I chose mechanical engineering as a career path for the simple reason that it was expected of me. Born and raised in London, and being the eldest of three daughters, I was to inherit my father’s engineering consultancy. While that was the expectation, I did luckily possess the typical traits of an engineer, that of inquisitiveness, technical creativity, logic and attention to detail. Picking the subjects at school that would enable me to study engineering, namely maths, physics and science, following successful A-level results I embarked on a BEng (Hons) degree at Brunel University London.
Four years later and not quite ready to enter industry, I stayed on at Brunel to do an engineering doctorate (EngD). Completely fascinated by fluid dynamics, the subject of my doctoral thesis was dynamic thermal modelling using computational fluid dynamics (CFD). I specialised in developing CFD within enclosed spaces and my research was sponsored by Flomerics, a CFD software company. For four-and-a-half years I worked at their offices alongside completing my research. I was surrounded by other engineers and enjoyed learning from them, but overall my research, like most doctoral research, was conducted in a silo.
Having qualified in 2004, the spark into television work came during a science lecture I attended by Dr Simon Singh, a mathematician, author and producer on The BBC’s Tomorrow’s World. I regularly attended science lectures, as I found them extremely interesting, and this one was particularly so as I was curious to know how he went from maths to media. Chatting to him after his lecture, he suggested that firstly I needed to learn the skill of being able to communicate to a wide audience. As I didn’t yet possess this skill, he offered to lend me his World War Two Enigma machine on the condition that I go into schools and talk to young people about the coding and mathematics behind it. And so I did, and I loved it, not least of all because it got me out of the shell I’d crawled into while doing my doctorate.
Meanwhile I applied to many production companies that make science and tech documentaries. Working behind the scenes for a number of years, I eventually managed to get in front of the camera during a live broadcast of the One Show on the BBC. From there I have hosted and presented many shows, including TechKnow on Al Jazeera America and Crash Course Physics, an educational YouTube series for PBS Digital Studios. I also regularly give talks and presentations, particularly around equality, diversity and inclusion, including a speech at the United Nations for International Women and Girls in Science Day 2017.
Shining a light on equality, diversity and inclusion within STEM is a passion because during my time in engineering it was obvious that as a profession and industry it is very homogeneous. I was often under-represented, being not only a woman but a woman of colour. The engineering profession lost a highly qualified engineer in me largely because of my differences. Today, I’m really passionate about making sure that women in STEM don’t ever feel outnumbered or unrecognised.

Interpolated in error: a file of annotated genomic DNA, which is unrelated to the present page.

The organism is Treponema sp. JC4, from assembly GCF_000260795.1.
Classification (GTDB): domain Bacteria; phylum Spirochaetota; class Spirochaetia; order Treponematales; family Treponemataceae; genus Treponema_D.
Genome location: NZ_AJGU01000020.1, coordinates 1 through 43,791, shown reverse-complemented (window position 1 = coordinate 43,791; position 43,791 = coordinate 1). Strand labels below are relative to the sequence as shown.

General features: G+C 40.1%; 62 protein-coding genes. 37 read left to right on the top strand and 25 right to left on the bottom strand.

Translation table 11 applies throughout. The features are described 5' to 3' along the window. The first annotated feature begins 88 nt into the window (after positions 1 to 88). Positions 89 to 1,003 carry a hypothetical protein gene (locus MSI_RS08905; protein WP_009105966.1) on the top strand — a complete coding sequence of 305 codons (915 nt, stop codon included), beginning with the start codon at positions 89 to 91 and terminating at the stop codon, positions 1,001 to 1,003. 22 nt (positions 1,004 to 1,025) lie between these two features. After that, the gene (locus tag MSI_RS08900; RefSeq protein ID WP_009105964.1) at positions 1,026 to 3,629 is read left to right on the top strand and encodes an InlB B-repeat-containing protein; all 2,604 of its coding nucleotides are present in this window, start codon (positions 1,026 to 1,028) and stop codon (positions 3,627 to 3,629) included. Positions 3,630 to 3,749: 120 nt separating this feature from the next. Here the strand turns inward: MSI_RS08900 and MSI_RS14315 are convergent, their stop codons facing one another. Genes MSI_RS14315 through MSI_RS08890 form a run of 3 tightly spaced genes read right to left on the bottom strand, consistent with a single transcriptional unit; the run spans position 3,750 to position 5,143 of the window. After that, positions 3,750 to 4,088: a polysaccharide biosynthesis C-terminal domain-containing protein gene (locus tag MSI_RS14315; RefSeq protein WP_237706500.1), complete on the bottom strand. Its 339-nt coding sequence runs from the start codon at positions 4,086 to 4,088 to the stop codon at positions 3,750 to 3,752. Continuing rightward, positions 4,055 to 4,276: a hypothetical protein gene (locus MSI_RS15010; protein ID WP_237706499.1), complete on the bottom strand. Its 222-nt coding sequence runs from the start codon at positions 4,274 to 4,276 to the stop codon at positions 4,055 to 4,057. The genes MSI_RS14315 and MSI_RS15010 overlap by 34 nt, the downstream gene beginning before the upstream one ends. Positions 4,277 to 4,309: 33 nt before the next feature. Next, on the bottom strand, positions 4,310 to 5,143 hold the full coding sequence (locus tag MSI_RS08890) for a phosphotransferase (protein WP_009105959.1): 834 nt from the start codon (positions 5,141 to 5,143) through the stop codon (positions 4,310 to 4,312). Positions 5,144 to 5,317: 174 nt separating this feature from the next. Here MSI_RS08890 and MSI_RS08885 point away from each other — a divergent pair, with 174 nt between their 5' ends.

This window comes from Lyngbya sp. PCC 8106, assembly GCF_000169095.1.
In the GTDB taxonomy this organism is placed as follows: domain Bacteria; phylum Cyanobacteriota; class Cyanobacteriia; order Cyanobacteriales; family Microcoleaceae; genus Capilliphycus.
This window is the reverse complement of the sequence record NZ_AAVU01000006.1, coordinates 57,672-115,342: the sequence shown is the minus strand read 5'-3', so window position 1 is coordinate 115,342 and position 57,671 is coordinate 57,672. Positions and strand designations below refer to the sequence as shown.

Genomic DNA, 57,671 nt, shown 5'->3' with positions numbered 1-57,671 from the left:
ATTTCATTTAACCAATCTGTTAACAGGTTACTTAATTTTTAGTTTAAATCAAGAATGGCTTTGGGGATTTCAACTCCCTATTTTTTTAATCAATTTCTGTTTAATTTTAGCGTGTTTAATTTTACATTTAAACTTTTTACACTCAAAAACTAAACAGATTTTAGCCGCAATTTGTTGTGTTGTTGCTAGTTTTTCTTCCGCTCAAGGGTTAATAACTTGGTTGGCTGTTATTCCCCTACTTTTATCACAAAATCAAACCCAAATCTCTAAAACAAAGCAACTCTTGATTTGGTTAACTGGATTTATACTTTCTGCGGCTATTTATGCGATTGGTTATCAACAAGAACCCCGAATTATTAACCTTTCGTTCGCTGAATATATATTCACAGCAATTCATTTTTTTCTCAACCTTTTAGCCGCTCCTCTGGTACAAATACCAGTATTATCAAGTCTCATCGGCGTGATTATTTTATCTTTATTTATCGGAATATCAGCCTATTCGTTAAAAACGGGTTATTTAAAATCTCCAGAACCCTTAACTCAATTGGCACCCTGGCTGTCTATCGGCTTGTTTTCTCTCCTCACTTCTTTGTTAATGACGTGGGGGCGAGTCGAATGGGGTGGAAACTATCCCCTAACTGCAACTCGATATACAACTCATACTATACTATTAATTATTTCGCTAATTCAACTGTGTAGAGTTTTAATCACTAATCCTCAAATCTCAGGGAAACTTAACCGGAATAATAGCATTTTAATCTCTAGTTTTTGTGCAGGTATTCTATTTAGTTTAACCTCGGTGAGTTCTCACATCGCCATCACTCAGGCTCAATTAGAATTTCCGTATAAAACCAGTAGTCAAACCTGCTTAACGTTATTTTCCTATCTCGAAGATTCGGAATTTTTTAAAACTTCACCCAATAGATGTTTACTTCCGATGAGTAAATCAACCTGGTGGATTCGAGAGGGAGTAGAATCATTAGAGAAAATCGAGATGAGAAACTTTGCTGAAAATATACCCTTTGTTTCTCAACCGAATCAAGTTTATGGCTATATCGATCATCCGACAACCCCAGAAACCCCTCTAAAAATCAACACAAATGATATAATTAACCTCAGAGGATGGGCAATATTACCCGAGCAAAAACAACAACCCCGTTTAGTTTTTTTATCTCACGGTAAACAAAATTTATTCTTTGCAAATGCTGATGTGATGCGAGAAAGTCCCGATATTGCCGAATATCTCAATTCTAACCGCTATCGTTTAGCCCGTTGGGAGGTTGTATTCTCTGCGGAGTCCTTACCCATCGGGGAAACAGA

I’ve learned a great deal about women’s experiences through the launch of my weekly vodcast, eSTEAMd Women, which began as a podcast Scilence in 2018 that then evolved into Innervation in 2020. During these conversations I encourage women to speak openly about their experiences in predominantly male industries. They often share their wisdom and experiences on how they stay empowered. For instance, common themes of discussion have included assertiveness, resilience, self-belief, confidence and flexible working hours for women who’ve had children. Through exposing these truths during these conversations, I believe change can happen.
I can see change is happening. Under-represented talent is starting to shine through and I’m feeling really encouraged by this. We still have a way to go but wouldn’t it be great to get to a point where gender and race is no longer a topic, where the focus is on the engineering, incredible innovations and advancements in human capability through technology?
This celebration of engineering is what I’m trying to accomplish with my new book, Engineers Making a Difference, which is supported by Imperial College London and the Gatsby Foundation. Like my previous series of books (An Engineer, Scientist, Coder and Mathematician Like Me), the aim is to change the public perception of engineering. With an equal balance of genders, including a transgender person, the book reveals personal journeys into engineering, as well as fascinating technical content. I particularly want to bust the myth that you have to be of a certain standard in maths and physics to be an engineer and have to take an academic route. This was not the case of some of the 46 engineers that I interviewed. Through writing this book I’ve discovered that apprenticeships are a brilliant way into engineering. I would have loved to have taken a more practical route into the industry myself.
Engineering really is an exciting field to enter and now has never been a better time to build a career in a cutting-edge and continuously evolving industry. Engineering used to involve human-operated big heavy machinery. Today this industry is being led by digital transformation, involving creativity, innovation and lateral thinking, like never before. Diversity, inclusion and equality are certainly issues that need to be addressed in engineering, but, putting those issues aside, the UK desperately needs more engineers to keep up with fast-paced global advances.
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Content published by Professional Engineering does not necessarily represent the views of the Institution of Mechanical Engineers.